What Small-town Floral Shops Can Teach Us about Resilience
April 21, 2021
Small-town floral shops are a staple on many of Iowa’s main streets. No strangers to economic ups-and-downs, owners and operators of these uniquely Iowan storefronts are experts at deploying strategies that maintain their up-front positions – in both town squares and resident minds.
Despite the many competitive, financial and marketplace disruptions that have characterized the floral business in recent times, small-town shops have remained resilient.
Take Newton’s Fresh Flowers By Fine Things, for example. Forced by COVID-19 to close its doors in March 2020, the shop didn’t have an online platform it could rely on to continue taking orders from customers. E-commerce platforms for the floral industry must be extremely nimble, given the short shelf life of live flowers and plants.
These significant challenges did not stop the shop, a longtime staple in the Newton community. Store Manager Michaela Wood turned to social media and a good ol’ standby – the telephone – to keep business moving. She advertised each of the products in the inventory (initially overflowing due to a lack of in-person shoppers) on different social platforms, and it worked like clockwork. The platforms provided a fast, flexible alternative to the costly e-commerce platforms many businesses were forced to adopt so quickly (and without as much vendor due diligence as they’d perhaps hoped).
Notably, the quick marketing pivot was not the only reason Fresh Flowers By Fine Things thrived during the first weeks of the pandemic. Wood says much of the success the store experienced was due to the Newton community’s commitment to supporting local businesses and their owners, including Fresh Flowers By Fine Things’ Julia Prendergast, whose passion for maintaining a flourishing in-town shopping experience is contagious.
Homegrown Community Partners Aid in Resilience
A similar strategy was deployed in New Hampton by a local floral shop that’s been in the community for more than 30 years. Kayla Smith, owner of Pocketful of Posies, said her store’s orders nearly doubled during the worst months of COVID-19. This occurred despite the fact that an online ordering system the shop had planned to rollout pre-pandemic had been delayed.
However, orders from other New Hampton businesses, as well as neighborhoods and rural homesteads, continued. In fact, the community choosing to buy local, Smith said, has been key to the store’s resilience throughout the unprecedented challenges of the pandemic. Local residents choosing Pocketful of Posies over national conglomerates, as well as the local bank’s assistance with an otherwise complicated PPP loan application, were just a couple of the moments that reignited Smith’s commitment to the area.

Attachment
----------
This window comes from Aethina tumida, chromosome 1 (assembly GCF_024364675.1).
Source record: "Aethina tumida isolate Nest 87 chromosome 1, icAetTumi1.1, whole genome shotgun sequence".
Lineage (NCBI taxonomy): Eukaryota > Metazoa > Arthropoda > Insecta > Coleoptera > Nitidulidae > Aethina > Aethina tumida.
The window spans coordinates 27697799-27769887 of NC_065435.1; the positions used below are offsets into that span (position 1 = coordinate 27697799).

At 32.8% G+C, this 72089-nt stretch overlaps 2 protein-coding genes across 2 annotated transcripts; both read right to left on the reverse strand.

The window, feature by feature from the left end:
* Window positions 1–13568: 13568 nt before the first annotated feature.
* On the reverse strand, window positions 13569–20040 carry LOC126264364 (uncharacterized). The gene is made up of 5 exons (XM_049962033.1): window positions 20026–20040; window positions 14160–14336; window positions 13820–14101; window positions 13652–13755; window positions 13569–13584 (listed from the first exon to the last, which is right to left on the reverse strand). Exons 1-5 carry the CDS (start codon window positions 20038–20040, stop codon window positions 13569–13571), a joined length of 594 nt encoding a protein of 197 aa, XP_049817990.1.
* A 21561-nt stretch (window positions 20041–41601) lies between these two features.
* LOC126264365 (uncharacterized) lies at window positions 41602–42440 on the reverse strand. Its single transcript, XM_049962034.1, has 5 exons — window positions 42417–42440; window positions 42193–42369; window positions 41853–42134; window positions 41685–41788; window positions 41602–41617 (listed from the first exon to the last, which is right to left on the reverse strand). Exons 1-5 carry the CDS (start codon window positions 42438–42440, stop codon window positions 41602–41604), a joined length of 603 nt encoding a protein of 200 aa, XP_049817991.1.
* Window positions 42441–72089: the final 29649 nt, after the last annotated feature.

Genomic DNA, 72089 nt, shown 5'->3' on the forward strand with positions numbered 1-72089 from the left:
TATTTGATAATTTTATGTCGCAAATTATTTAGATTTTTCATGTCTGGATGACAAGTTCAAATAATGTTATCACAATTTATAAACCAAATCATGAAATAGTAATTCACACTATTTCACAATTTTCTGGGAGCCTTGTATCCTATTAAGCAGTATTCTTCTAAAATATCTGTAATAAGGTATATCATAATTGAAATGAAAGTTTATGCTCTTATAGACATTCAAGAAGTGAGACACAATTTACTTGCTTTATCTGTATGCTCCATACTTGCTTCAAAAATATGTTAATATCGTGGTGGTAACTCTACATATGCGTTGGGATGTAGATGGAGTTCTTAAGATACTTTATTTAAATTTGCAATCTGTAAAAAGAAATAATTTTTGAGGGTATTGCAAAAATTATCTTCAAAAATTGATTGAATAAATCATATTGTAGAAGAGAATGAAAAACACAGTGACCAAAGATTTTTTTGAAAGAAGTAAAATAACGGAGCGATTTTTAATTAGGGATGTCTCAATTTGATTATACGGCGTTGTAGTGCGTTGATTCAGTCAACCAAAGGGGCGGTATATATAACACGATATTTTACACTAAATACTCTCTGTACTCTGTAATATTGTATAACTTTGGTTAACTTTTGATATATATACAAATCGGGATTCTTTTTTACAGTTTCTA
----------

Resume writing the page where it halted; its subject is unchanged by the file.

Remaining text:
Even as orders continued to flow in, however, inventory issues made a bumpy road even more treacherous to navigate. Because the majority of fresh flowers sold in the U.S. are grown internationally, a reduction in exports caused by shutdowns overseas was a major challenge for many stateside flower shops. According to the BBC, flower exports dropped as much as 85 percent during international shutdowns last spring.
“It’s been increasingly difficult to manage inventory, not just in quantity of fresh flowers but also in quality,” Smith said. “But even though we’ve faced challenges with inventory and technology, I feel really good about the future. I have to credit having a strong financial partner and being in a community that supports small business. We will always find a way to flourish and make it happen.”
The growing need for e-commerce technology and what’s predicted to be continued fluctuations in flower production over the next year will continue to throw curveballs at shops like Fresh Flowers By Fine Things and Pocketful of Posies. But, with the proven capabilities to pivot quickly, the strong backing of their communities, and the reliable support of a good financial partner, the shops are bound to thrive in 2021 and beyond.
Kim Berns is commercial loan officer for Bank Iowa, Iowa’s second largest family-owned financial institution. She can be reached at firstname.lastname@example.org. To learn more, visit bankiowa.bank. Member FDIC.